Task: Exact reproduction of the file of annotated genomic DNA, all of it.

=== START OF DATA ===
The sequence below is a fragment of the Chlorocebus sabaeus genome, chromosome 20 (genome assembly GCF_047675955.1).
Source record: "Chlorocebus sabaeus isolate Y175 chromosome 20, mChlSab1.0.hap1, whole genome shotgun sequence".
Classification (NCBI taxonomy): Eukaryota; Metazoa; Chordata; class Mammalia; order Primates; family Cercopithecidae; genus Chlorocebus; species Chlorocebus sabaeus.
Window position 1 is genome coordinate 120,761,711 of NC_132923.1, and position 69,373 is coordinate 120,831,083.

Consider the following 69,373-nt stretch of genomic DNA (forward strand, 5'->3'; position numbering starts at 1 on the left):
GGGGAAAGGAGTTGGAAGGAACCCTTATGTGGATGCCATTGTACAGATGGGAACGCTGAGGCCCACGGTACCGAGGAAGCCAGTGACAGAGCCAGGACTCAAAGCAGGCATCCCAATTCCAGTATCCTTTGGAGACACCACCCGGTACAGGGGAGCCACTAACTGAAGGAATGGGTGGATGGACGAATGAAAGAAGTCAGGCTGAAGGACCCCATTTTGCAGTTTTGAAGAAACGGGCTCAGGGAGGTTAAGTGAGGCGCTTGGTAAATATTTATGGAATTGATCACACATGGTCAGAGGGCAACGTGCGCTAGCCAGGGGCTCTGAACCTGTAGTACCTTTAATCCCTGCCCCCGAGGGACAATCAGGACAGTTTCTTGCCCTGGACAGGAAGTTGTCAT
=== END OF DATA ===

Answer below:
The sequence below is a fragment of the Chlorocebus sabaeus genome, chromosome 20 (genome assembly GCF_047675955.1).
Source record: "Chlorocebus sabaeus isolate Y175 chromosome 20, mChlSab1.0.hap1, whole genome shotgun sequence".
Classification (NCBI taxonomy): Eukaryota; Metazoa; Chordata; class Mammalia; order Primates; family Cercopithecidae; genus Chlorocebus; species Chlorocebus sabaeus.
Window position 1 is genome coordinate 120,761,711 of NC_132923.1, and position 69,373 is coordinate 120,831,083.

Consider the following 69,373-nt stretch of genomic DNA (forward strand, 5'->3'; position numbering starts at 1 on the left):
GGGGAAAGGAGTTGGAAGGAACCCTTATGTGGATGCCATTGTACAGATGGGAACGCTGAGGCCCACGGTACCGAGGAAGCCAGTGACAGAGCCAGGACTCAAAGCAGGCATCCCAATTCCAGTATCCTTTGGAGACACCACCCGGTACAGGGGAGCCACTAACTGAAGGAATGGGTGGATGGACGAATGAAAGAAGTCAGGCTGAAGGACCCCATTTTGCAGTTTTGAAGAAACGGGCTCAGGGAGGTTAAGTGAGGCGCTTGGTAAATATTTATGGAATTGATCACACATGGTCAGAGGGCAACGTGCGCTAGCCAGGGGCTCTGAACCTGTAGTACCTTTAATCCCTGCCCCCGAGGGACAATCAGGACAGTTTCTTGCCCTGGACAGGAAGTTGTCAT